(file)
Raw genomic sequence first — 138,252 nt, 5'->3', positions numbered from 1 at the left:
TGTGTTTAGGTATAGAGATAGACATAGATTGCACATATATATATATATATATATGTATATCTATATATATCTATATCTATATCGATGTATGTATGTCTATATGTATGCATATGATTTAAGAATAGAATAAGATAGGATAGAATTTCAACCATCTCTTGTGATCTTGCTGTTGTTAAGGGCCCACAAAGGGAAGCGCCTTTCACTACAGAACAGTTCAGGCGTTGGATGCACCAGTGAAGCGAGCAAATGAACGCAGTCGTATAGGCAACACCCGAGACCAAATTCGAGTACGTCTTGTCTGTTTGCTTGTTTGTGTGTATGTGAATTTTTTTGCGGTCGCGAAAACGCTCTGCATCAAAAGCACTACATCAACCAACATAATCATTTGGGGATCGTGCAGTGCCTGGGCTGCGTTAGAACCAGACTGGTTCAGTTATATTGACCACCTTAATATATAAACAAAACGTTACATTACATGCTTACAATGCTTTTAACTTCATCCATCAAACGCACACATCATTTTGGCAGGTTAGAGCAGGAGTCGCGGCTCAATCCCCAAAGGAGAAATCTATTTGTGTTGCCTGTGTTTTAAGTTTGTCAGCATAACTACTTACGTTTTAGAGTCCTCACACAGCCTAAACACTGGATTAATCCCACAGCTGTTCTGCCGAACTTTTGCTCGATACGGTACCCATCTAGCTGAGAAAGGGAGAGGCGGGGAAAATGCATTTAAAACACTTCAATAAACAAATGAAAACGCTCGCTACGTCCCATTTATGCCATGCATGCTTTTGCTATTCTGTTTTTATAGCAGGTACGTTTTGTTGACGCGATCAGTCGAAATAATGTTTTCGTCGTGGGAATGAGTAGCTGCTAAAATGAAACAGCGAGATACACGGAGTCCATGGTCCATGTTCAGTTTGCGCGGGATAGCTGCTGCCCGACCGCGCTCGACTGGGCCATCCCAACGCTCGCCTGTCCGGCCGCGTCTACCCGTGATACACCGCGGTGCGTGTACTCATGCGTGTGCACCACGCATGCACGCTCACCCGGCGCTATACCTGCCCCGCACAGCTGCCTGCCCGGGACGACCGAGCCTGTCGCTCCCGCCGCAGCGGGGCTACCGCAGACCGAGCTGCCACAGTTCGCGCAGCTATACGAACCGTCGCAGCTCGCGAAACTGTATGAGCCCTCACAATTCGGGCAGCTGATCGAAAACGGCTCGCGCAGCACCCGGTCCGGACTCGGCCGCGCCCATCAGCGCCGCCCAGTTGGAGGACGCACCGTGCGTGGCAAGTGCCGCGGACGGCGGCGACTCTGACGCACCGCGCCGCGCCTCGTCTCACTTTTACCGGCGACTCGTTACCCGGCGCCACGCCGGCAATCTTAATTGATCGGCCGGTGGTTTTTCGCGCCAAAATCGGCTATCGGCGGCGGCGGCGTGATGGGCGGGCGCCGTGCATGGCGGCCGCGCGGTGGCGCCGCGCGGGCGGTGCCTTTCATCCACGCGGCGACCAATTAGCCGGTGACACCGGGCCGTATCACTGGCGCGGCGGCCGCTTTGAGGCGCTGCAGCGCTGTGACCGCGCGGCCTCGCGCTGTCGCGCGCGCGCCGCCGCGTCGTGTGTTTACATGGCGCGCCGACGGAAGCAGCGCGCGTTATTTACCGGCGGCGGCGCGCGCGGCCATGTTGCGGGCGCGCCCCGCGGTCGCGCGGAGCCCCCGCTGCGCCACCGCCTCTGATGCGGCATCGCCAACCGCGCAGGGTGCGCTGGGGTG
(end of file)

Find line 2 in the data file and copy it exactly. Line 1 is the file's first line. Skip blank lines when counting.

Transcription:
TGTGTTTAGGTATAGAGATAGACATAGATTGCACATATATATATATATATATATGTATATCTATATATATCTATATCTATATCGATGTATGTATGTCTATATGTATGCATATGATTTAAGAATAGAATAAGATAGGATAGAATTTCAACCATCTCTTGTGATCTTGCTGTTGTTAAGGGCCCACAAAGGGAAGCGCCTTTCACTACAGAACAGTTCAGGCGTTGGATGCACCAGTGAAGCGAGCAAATGAACGCAGTCGTATAGGCAACACCCGAGACCAAATTCGAGTACGTCTTGTCTGTTTGCTTGTTTGTGTGTATGTGAATTTTTTTGCGGTCGCGAAAACGCTCTGCATCAAAAGCACTACATCAACCAACATAATCATTTGGGGATCGTGCAGTGCCTGGGCTGCGTTAGAACCAGACTGGTTCAGTTATATTGACCACCTTAATATATAAACAAAACGTTACATTACATGCTTACAATGCTTTTAACTTCATCCATCAAACGCACACATCATTTTGGCAGGTTAGAGCAGGAGTCGCGGCTCAATCCCCAAAGGAGAAATCTATTTGTGTTGCCTGTGTTTTAAGTTTGTCAGCATAACTACTTACGTTTTAGAGTCCTCACACAGCCTAAACACTGGATTAATCCCACAGCTGTTCTGCCGAACTTTTGCTCGATACGGTACCCATCTAGCTGAGAAAGGGAGAGGCGGGGAAAATGCATTTAAAACACTTCAATAAACAAATGAAAACGCTCGCTACGTCCCATTTATGCCATGCATGCTTTTGCTATTCTGTTTTTATAGCAGGTACGTTTTGTTGACGCGATCAGTCGAAATAATGTTTTCGTCGTGGGAATGAGTAGCTGCTAAAATGAAACAGCGAGATACACGGAGTCCATGGTCCATGTTCAGTTTGCGCGGGATAGCTGCTGCCCGACCGCGCTCGACTGGGCCATCCCAACGCTCGCCTGTCCGGCCGCGTCTACCCGTGATACACCGCGGTGCGTGTACTCATGCGTGTGCACCACGCATGCACGCTCACCCGGCGCTATACCTGCCCCGCACAGCTGCCTGCCCGGGACGACCGAGCCTGTCGCTCCCGCCGCAGCGGGGCTACCGCAGACCGAGCTGCCACAGTTCGCGCAGCTATACGAACCGTCGCAGCTCGCGAAACTGTATGAGCCCTCACAATTCGGGCAGCTGATCGAAAACGGCTCGCGCAGCACCCGGTCCGGACTCGGCCGCGCCCATCAGCGCCGCCCAGTTGGAGGACGCACCGTGCGTGGCAAGTGCCGCGGACGGCGGCGACTCTGACGCACCGCGCCGCGCCTCGTCTCACTTTTACCGGCGACTCGTTACCCGGCGCCACGCCGGCAATCTTAATTGATCGGCCGGTGGTTTTTCGCGCCAAAATCGGCTATCGGCGGCGGCGGCGTGATGGGCGGGCGCCGTGCATGGCGGCCGCGCGGTGGCGCCGCGCGGGCGGTGCCTTTCATCCACGCGGCGACCAATTAGCCGGTGACACCGGGCCGTATCACTGGCGCGGCGGCCGCTTTGAGGCGCTGCAGCGCTGTGACCGCGCGGCCTCGCGCTGTCGCGCGCGCGCCGCCGCGTCGTGTGTTTACATGGCGCGCCGACGGAAGCAGCGCGCGTTATTTACCGGCGGCGGCGCGCGCGGCCATGTTGCGGGCGCGCCCCGCGGTCGCGCGGAGCCCCCGCTGCGCCACCGCCTCTGATGCGGCATCGCCAACCGCGCAGGGTGCGCTGGGGTG